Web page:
- Mar 13, 2014
- 5,440 (1.74/day)
|Motherboard||MSI Z270 SLI Plus|
|Cooling||CM Hyper 212 EVO|
|Memory||2 x 8 GB Corsair Vengeance|
|Video Card(s)||MSI RTX 2070 Super|
|Storage||Samsung 850 EVO 250 GB and WD Black 4TB|
|Display(s)||Dell 27 inch 1440p 144 Hz|
|Case||Corsair Obsidian 750D Airflow Edition|
|Power Supply||EVGA SuperNova 850 W Gold|
I don't doubt you. Be we must remember that essentially each and every Windows computer becomes a unique computer just minutes after it is first booted - with nearly countless HW configurations, network and security setups, installed apps and Windows personalizations. And of course, not all hardware was made to support W11. It may be older and made for W10 (or even Vista or XP!). Sadly, not all hardware makers and 3rd party software developers made a concerted effort to update their drivers and software to optimize support for W11. Why? There's no profit in that - they would rather we buy all new.
But - I agree Microsoft could and should do better. IMO, they need to concentrate more on fixing bugs and optimizing existing features before coming out with new features. This is where the marketing weenies and execs need to keep their greedy fingers out of the development department so the developers can do their jobs unhindered. And we also have to remember with over 30 million lines of code, much often evolving, there will always be some bugs. Even the developers are only human.
That said, I stand by what I said and note that "most" users, who give the new software versions (any software) a chance to get used to it, will soon see it as intuitive and become happy (or at least not unhappy) with it. If you get used to Firefox, Chrome seems clunky. If you get used to Chrome, Firefox seems clunky. Same with our security software, word processors, PDF viewers - you name it.
Humans don't like change. We like the status quo. We like what we are used to.
I don't either. I have been one of their harshest critics - when due!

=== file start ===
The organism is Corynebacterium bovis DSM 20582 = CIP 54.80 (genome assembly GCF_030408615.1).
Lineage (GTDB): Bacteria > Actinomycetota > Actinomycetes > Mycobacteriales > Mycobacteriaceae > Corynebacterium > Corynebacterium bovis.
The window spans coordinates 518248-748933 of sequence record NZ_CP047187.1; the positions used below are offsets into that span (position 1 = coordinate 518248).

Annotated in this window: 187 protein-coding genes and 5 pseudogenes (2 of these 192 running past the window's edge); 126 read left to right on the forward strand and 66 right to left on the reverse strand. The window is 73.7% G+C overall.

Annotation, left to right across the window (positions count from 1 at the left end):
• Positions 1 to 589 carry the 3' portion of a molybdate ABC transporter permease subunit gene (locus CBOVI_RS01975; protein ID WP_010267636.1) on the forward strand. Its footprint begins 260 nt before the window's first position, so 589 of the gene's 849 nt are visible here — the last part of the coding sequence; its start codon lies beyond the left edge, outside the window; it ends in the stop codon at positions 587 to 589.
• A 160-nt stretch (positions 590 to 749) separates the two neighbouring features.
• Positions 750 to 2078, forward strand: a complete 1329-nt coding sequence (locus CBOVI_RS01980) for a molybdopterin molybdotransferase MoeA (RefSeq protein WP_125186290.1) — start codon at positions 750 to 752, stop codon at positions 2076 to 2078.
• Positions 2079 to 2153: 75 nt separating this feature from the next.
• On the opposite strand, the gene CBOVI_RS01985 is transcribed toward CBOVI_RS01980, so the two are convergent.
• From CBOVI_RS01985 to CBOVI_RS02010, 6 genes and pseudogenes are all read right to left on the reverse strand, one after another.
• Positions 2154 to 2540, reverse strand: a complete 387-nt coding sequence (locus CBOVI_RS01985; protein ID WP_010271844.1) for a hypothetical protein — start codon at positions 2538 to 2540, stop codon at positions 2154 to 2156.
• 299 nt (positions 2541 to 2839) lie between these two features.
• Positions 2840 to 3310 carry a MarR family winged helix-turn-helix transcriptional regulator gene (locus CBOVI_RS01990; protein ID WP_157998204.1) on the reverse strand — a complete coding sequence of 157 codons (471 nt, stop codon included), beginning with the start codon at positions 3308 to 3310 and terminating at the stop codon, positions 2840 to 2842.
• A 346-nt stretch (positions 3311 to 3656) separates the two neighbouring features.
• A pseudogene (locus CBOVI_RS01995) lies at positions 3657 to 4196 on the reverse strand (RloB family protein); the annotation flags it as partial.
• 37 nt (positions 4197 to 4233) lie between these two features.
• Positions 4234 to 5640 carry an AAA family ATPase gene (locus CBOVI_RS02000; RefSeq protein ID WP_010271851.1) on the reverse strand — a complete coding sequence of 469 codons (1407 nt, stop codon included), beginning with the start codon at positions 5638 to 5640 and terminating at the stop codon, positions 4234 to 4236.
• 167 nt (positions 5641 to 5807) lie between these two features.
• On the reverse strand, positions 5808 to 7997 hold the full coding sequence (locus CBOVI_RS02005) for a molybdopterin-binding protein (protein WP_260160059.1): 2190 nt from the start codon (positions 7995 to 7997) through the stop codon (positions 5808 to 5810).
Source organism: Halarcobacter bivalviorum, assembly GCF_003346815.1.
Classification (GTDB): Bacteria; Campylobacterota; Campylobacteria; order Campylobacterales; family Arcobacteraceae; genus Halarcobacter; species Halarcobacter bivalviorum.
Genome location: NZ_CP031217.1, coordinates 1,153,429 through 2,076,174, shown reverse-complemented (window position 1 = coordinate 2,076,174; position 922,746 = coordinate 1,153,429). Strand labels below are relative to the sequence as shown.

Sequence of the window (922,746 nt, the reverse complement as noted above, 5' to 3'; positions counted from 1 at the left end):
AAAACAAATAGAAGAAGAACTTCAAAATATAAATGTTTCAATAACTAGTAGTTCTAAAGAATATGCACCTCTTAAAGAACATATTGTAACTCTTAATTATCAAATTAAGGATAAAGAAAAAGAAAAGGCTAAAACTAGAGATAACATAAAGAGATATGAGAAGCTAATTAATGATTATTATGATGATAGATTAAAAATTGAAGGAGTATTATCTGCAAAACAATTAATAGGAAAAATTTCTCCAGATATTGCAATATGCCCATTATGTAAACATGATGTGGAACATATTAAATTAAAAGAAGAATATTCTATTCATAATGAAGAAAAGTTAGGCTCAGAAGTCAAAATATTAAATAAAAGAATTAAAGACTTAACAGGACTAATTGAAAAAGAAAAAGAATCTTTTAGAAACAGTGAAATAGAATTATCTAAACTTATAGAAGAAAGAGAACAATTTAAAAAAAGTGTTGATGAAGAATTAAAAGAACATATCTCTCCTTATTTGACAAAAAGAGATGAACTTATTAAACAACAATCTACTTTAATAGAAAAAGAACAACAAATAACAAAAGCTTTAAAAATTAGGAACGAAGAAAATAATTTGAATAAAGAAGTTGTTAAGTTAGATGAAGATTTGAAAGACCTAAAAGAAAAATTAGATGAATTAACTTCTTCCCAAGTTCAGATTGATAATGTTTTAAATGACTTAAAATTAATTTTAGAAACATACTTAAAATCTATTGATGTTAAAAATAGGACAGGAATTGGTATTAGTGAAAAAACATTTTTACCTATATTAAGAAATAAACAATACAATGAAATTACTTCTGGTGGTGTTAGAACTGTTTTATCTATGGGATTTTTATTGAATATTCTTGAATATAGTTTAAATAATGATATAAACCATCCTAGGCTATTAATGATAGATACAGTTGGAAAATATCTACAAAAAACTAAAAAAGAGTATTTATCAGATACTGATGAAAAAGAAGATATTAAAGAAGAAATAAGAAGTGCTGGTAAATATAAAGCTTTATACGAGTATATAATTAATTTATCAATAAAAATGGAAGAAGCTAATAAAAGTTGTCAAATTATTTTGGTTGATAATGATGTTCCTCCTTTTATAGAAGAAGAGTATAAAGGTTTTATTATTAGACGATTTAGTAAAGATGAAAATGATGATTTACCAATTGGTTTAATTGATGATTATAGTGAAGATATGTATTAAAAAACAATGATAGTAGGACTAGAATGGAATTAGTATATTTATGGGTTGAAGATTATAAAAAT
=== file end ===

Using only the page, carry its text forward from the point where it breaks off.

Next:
The difference is, unlike some, sadly, is with huge corporations, I know the difference between the executive and marketing departments, and the development teams. I know this because I used to work for a HUGE corporation that did software development too - in my one division, I was one of 10 hardware techs among 400+ developers.
Unlike many, I know how compartmentalized huge corporations can be - where one hand really doesn't know what the other is doing. Or worse, where one hand controls the purse strings of the other without having a clue for what they are doing or what they need while a third clueless hand is steering, guided only by $$$ signs and immediate returns for their investors.
Some of the executive decisions at Microsoft have been downright evil, if not criminal, IMO. And I have told them so - especially when I was a MS MVP. And some of the marketing scams... err... campaigns instituted and/or conducted by the marketing weenies have been totally anti-consumer. And I have been very vocal about that too. Notice I am no longer a MVP.
But on the development side of the house, that is a totally different breed of people - a truly dedicated bunch of true expert professionals who really do want their products to excel while keeping us safe. And they do a great job of that too.
So while I am one of their harshest critics, I will defend them with equal vigor when biased MS haters unjustly blame MS for actions and events they did not cause. And if you bothered to go back through some of my threads, you will see I have not minced words there either. For example, search for me and the words, marketing weenies. Yet some folks, apparently like yourself @64K, only see when I defend MS, then pounce on the MS haters bandwagon to make some underhanded, misinformed comment about it.
Have a nice day.
Defend all you like. Everyone knows what MS is.
I can't speak on this anymore because of a moderator who holds me in contempt. I got banned one time for a year. It will probably be 2 years next time. Debating MS ethics isn't worth it.